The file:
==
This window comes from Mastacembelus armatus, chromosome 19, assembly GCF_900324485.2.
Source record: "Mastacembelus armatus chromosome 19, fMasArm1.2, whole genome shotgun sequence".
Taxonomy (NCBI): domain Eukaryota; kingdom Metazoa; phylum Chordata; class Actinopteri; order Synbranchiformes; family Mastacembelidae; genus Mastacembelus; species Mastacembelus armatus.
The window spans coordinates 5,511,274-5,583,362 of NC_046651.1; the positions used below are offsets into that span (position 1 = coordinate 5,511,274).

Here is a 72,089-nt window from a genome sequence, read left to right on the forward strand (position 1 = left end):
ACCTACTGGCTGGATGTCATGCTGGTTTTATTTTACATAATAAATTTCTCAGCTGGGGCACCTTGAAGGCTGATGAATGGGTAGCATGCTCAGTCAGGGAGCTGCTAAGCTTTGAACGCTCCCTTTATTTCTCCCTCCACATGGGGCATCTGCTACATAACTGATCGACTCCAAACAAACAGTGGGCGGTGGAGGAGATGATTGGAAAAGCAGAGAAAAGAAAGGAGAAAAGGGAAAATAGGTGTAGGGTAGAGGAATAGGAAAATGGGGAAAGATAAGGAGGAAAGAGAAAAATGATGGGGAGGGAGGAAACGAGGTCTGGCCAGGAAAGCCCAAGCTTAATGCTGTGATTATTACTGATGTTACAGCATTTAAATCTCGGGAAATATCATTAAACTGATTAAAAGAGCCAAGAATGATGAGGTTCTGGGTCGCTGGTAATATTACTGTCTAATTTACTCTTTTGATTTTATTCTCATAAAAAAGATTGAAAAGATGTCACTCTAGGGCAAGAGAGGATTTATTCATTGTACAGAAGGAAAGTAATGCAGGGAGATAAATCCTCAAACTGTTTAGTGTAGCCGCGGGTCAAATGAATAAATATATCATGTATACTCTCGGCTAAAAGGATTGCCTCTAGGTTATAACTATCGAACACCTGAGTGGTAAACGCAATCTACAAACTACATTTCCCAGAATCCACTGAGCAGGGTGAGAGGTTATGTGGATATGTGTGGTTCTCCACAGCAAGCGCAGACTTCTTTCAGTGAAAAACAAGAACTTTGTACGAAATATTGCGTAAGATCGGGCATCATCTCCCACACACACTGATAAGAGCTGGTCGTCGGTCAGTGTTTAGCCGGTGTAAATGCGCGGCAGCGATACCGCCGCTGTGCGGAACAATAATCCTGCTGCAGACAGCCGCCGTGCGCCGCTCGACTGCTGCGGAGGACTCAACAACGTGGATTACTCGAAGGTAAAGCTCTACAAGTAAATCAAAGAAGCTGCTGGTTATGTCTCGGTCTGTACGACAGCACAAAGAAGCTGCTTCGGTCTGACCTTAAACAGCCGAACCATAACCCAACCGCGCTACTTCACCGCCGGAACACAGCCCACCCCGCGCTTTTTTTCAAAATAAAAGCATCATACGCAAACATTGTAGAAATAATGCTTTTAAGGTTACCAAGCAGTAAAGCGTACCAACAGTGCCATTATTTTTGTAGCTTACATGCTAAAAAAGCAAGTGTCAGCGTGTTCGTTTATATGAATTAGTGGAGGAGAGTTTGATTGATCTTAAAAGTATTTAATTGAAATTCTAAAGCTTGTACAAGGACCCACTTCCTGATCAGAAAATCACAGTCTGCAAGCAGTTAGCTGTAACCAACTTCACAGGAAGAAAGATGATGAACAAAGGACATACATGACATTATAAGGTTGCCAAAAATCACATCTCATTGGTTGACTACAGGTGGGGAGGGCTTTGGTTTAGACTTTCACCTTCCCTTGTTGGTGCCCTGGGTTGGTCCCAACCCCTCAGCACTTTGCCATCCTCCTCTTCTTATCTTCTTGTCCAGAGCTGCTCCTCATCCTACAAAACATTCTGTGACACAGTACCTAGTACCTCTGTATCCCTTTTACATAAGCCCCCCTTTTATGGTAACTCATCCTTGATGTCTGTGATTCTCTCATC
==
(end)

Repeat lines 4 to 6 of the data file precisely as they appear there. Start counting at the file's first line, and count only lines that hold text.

The window spans coordinates 5,511,274-5,583,362 of NC_046651.1; the positions used below are offsets into that span (position 1 = coordinate 5,511,274).

Here is a 72,089-nt window from a genome sequence, read left to right on the forward strand (position 1 = left end):
ACCTACTGGCTGGATGTCATGCTGGTTTTATTTTACATAATAAATTTCTCAGCTGGGGCACCTTGAAGGCTGATGAATGGGTAGCATGCTCAGTCAGGGAGCTGCTAAGCTTTGAACGCTCCCTTTATTTCTCCCTCCACATGGGGCATCTGCTACATAACTGATCGACTCCAAACAAACAGTGGGCGGTGGAGGAGATGATTGGAAAAGCAGAGAAAAGAAAGGAGAAAAGGGAAAATAGGTGTAGGGTAGAGGAATAGGAAAATGGGGAAAGATAAGGAGGAAAGAGAAAAATGATGGGGAGGGAGGAAACGAGGTCTGGCCAGGAAAGCCCAAGCTTAATGCTGTGATTATTACTGATGTTACAGCATTTAAATCTCGGGAAATATCATTAAACTGATTAAAAGAGCCAAGAATGATGAGGTTCTGGGTCGCTGGTAATATTACTGTCTAATTTACTCTTTTGATTTTATTCTCATAAAAAAGATTGAAAAGATGTCACTCTAGGGCAAGAGAGGATTTATTCATTGTACAGAAGGAAAGTAATGCAGGGAGATAAATCCTCAAACTGTTTAGTGTAGCCGCGGGTCAAATGAATAAATATATCATGTATACTCTCGGCTAAAAGGATTGCCTCTAGGTTATAACTATCGAACACCTGAGTGGTAAACGCAATCTACAAACTACATTTCCCAGAATCCACTGAGCAGGGTGAGAGGTTATGTGGATATGTGTGGTTCTCCACAGCAAGCGCAGACTTCTTTCAGTGAAAAACAAGAACTTTGTACGAAATATTGCGTAAGATCGGGCATCATCTCCCACACACACTGATAAGAGCTGGTCGTCGGTCAGTGTTTAGCCGGTGTAAATGCGCGGCAGCGATACCGCCGCTGTGCGGAACAATAATCCTGCTGCAGACAGCCGCCGTGCGCCGCTCGACTGCTGCGGAGGACTCAACAACGTGGATTACTCGAAGGTAAAGCTCTACAAGTAAATCAAAGAAGCTGCTGGTTATGTCTCGGTCTGTACGACAGCACAAAGAAGCTGCTTCGGTCTGACCTTAAACAGCCGAACCATAACCCAACCGCGCTACTTCACCGCCGGAACACAGCCCACCCCGCGCTTTTTTTCAAAATAAAAGCATCATACGCAAACATTGTAGAAATAATGCTTTTAAGGTTACCAAGCAGTAAAGCGTACCAACAGTGCCATTATTTTTGTAGCTTACATGCTAAAAAAGCAAGTGTCAGCGTGTTCGTTTATATGAATTAGTGGAGGAGAGTTTGATTGATCTTAAAAGTATTTAATTGAAATTCTAAAGCTTGTACAAGGACCCACTTCCTGATCAGAAAATCACAGTCTGCAAGCAGTTAGCTGTAACCAACTTCACAGGAAGAAAGATGATGAACAAAGGACATACATGACATTATAAGGTTGCCAAAAATCACATCTCATTGGTTGACTACAGGTGGGGAGGGCTTTGGTTTAGACTTTCACCTTCCCTTGTTGGTGCCCTGGGTTGGTCCCAACCCCTCAGCACTTTGCCATCCTCCTCTTCTTATCTTCTTGTCCAGAGCTGCTCCTCATCCTACAAAACATTCTGTGACACAGTACCTAGTACCTCTGTATCCCTTTTACATAAGCCCCCCTTTTATGGTAACTCATCCTTGATGTCTGTGATTCTCTCATC